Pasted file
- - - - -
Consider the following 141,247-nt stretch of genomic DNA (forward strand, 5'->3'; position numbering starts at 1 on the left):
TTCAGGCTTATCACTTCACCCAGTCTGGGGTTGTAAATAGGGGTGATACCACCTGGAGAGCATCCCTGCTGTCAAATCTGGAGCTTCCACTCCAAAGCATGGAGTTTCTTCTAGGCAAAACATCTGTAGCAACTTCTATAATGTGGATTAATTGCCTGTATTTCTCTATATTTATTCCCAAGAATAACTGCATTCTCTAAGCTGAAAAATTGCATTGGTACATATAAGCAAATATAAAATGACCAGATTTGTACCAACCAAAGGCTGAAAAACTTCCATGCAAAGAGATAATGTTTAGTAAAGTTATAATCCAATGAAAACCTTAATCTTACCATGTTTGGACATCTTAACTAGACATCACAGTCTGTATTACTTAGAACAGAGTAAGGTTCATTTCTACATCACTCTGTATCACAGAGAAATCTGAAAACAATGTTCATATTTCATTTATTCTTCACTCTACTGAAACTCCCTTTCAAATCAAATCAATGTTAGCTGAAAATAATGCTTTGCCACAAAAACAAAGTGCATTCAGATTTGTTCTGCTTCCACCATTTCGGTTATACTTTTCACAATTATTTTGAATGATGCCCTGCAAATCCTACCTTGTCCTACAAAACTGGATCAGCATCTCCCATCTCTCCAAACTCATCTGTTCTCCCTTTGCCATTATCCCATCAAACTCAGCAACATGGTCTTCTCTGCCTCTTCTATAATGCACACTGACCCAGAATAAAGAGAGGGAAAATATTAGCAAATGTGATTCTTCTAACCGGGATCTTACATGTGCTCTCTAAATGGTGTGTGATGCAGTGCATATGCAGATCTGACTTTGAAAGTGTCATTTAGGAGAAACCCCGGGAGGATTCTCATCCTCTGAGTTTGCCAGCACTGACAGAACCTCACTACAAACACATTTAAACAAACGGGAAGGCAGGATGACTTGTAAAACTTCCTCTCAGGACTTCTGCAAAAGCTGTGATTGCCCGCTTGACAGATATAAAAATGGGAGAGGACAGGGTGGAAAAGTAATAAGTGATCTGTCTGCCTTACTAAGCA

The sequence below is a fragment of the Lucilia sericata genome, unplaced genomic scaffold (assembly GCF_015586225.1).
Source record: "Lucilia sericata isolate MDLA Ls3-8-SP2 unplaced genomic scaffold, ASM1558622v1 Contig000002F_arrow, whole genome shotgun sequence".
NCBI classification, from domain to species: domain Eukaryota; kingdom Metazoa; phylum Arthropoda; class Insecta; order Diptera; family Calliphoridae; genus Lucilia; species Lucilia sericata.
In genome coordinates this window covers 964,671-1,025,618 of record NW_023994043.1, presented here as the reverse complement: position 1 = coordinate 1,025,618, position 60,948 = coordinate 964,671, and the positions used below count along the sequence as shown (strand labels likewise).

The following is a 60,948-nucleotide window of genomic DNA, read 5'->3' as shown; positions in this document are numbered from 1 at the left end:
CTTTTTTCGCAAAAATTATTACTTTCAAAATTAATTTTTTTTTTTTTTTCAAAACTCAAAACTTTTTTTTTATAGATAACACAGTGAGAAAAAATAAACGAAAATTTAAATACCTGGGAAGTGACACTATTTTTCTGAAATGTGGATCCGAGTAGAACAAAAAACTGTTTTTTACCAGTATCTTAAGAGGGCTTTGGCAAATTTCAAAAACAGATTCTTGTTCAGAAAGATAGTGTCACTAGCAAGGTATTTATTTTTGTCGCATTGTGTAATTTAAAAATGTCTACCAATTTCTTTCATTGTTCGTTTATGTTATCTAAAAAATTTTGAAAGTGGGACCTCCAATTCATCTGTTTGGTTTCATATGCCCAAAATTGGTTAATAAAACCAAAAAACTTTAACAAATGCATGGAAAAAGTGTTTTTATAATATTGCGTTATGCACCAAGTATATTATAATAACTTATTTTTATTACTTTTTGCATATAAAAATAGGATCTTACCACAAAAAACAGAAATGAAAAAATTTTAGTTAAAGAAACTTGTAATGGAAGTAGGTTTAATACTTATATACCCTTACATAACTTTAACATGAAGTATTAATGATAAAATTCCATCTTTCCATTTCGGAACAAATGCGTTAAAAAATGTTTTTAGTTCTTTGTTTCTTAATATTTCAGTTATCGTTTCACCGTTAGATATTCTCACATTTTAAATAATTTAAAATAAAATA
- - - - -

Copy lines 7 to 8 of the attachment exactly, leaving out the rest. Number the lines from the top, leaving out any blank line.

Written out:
The following is a 60,948-nucleotide window of genomic DNA, read 5'->3' as shown; positions in this document are numbered from 1 at the left end:
CTTTTTTCGCAAAAATTATTACTTTCAAAATTAATTTTTTTTTTTTTTTCAAAACTCAAAACTTTTTTTTTATAGATAACACAGTGAGAAAAAATAAACGAAAATTTAAATACCTGGGAAGTGACACTATTTTTCTGAAATGTGGATCCGAGTAGAACAAAAAACTGTTTTTTACCAGTATCTTAAGAGGGCTTTGGCAAATTTCAAAAACAGATTCTTGTTCAGAAAGATAGTGTCACTAGCAAGGTATTTATTTTTGTCGCATTGTGTAATTTAAAAATGTCTACCAATTTCTTTCATTGTTCGTTTATGTTATCTAAAAAATTTTGAAAGTGGGACCTCCAATTCATCTGTTTGGTTTCATATGCCCAAAATTGGTTAATAAAACCAAAAAACTTTAACAAATGCATGGAAAAAGTGTTTTTATAATATTGCGTTATGCACCAAGTATATTATAATAACTTATTTTTATTACTTTTTGCATATAAAAATAGGATCTTACCACAAAAAACAGAAATGAAAAAATTTTAGTTAAAGAAACTTGTAATGGAAGTAGGTTTAATACTTATATACCCTTACATAACTTTAACATGAAGTATTAATGATAAAATTCCATCTTTCCATTTCGGAACAAATGCGTTAAAAAATGTTTTTAGTTCTTTGTTTCTTAATATTTCAGTTATCGTTTCACCGTTAGATATTCTCACATTTTAAATAATTTAAAATAAAATA